save the voice of Brougham, which growled in that under tone of thunder which is so fearfully audible, and of which no speaker of the day was fully master but himself- a silence as if the angel of retribution had been opening, in the faces of all parties, the scroll of their private sins. A pen, which one of the secretaries dropped upon the matting, was heard in the remotest part of the house. The stiffness of Brougham's figure had vanished; his features seemed concentrated almost to a point; he glanced towards every part of the house in succession, and sounded the death knell of the secretary's forbearance and prudence. With both his clinched hands upon the table, he hurled at him an accusation more dreadful in its gall, and more torturing in its effects, than ever has been hurled at mortal man within the same walls. The result was instantaneous was electric: it was as when the thunder cloud descends upon some giant peak —one flash, one peal ! — the sublimity vanished, and all that remained was a small pattering of rain. Canning started to his feet, and was able only to utter the unguarded words, “ It is false !” — to which followed a dull chapter of apologies. From that moment, the house became more a scene of real business than of airy display and of angry vituperation.



[PERCY BYSSHE SHELLEY was born in the county of Sussex, England, August 4, 1792, and was drowned, by being upset in a pleasure boat off the coast of Tuscany, in July, 1822. He wrote The Revolt of Islam, a long and unintelligible poem in the Spenserian stanza; two dramas, Prometheus Unbound and Cenci; and a number of descriptive, reflective, and miscellaneous poems. He was a man of rare and fine genius. Portions of his writings are clouded with mysticism, as he made his poetry the medium of ex. pressing his peculiar views in humanity, philosophy, and religion; but passages of great beauty are scattered through every thing that came from his pen. His imagination was rich, creative, and ethereal. His ear was particularly exquisite, and someof his stanzas have never been surpassed in their dreamy and delicate music. He was very sensitive to beauty in all its forms; and no poet has ever written about flowers, and woods, and fountains, and all the aspects of the outward world, in finer and truer strains. He was an accurate observer as well as an impassioned lover of nature, and his pictures are both faithful and ideal. What we miss in his poetry is the expression of the common sympathies and daily affections of humanity — that element which makes Burns and Goldsmith so popular. His poetry sometimes reminds us of a frosted window, illumined by moonlight - beautiful, fantastic, but cold. And yet Shelley, though shrinking fastidiously from contact with individuals, was full of love for the family of man, and inspired by the most glowing visions of human perfectibility. His Cenci is a play of great literary merit, and written in a different style from his other poetry; but the subject is so painful that it is difficult to read it, and would be impossible to represent it.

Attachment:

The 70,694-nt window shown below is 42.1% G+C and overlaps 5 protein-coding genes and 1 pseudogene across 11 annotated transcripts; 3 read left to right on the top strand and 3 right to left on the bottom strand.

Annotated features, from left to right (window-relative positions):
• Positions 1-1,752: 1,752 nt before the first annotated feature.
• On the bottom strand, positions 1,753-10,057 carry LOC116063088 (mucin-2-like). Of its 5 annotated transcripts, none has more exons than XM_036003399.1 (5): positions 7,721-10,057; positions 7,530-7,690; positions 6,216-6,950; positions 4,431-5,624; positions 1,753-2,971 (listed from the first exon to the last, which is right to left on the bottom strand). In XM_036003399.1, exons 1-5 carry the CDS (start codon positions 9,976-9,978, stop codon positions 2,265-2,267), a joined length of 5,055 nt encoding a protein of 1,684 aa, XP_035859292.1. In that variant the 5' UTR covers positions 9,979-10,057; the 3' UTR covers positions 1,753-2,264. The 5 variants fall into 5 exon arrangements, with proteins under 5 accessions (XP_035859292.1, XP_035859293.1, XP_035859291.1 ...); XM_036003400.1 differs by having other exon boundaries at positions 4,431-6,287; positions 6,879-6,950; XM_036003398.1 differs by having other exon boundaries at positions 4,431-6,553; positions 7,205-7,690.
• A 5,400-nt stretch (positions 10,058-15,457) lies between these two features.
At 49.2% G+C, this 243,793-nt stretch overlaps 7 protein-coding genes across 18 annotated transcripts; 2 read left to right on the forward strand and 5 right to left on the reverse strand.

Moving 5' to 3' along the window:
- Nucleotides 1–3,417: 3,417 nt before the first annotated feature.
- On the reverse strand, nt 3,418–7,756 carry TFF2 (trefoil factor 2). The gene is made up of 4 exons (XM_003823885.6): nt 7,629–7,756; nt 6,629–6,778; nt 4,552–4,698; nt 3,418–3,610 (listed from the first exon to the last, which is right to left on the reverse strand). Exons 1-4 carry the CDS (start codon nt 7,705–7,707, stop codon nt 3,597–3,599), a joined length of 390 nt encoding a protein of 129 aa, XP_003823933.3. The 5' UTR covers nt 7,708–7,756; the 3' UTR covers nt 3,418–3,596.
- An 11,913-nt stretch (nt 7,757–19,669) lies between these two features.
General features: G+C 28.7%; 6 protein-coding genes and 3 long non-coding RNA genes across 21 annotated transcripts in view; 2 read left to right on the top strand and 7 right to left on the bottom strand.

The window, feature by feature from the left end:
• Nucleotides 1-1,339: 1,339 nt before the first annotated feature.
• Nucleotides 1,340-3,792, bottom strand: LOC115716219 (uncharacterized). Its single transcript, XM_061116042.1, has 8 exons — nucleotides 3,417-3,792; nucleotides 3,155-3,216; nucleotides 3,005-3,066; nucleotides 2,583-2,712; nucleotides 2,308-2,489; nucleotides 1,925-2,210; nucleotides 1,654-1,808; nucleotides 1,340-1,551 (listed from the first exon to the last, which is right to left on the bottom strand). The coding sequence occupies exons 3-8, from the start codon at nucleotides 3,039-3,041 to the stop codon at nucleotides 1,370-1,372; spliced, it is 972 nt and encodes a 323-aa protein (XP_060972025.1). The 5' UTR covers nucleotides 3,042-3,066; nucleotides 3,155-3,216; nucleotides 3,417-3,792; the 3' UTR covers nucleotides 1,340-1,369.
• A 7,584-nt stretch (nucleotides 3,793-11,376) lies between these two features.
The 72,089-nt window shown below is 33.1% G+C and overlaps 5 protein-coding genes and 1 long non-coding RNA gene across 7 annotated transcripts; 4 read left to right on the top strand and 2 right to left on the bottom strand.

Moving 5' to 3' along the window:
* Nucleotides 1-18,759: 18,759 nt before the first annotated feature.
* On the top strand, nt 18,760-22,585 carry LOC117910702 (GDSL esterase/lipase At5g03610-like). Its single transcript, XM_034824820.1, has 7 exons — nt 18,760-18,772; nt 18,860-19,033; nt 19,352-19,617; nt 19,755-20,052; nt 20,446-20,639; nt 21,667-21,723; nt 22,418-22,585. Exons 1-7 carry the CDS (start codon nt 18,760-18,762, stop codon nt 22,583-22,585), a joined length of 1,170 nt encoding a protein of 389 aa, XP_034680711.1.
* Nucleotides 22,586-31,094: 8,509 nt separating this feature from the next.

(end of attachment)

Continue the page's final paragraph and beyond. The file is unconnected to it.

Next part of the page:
Shelley made several translations from Greek, German, and Spanish, and they are among the very best in the language. In one respect he is equalled by few, and surpassed by none, of his contemporaries; and that is, the precision of his language and the purity of his diction. He is a great artist in the choice and collocation of his words ; and no poet of our times is more worthy of study by those who are desirous of enriching their poetical vocabulary. He also wrote some essays and sketches in prose, which, with a selection from his letters, were published after his death.

Shelley made many mistakes in life from his headlong enthusiasm and reckless defie ance of public opinion; but he had noble qualities, and was much beloved by his friends. His mind was working itself clear of its youthful extravagances, and gaining rapidly in vigor and clearness, at the time of his premature and melancholy death.]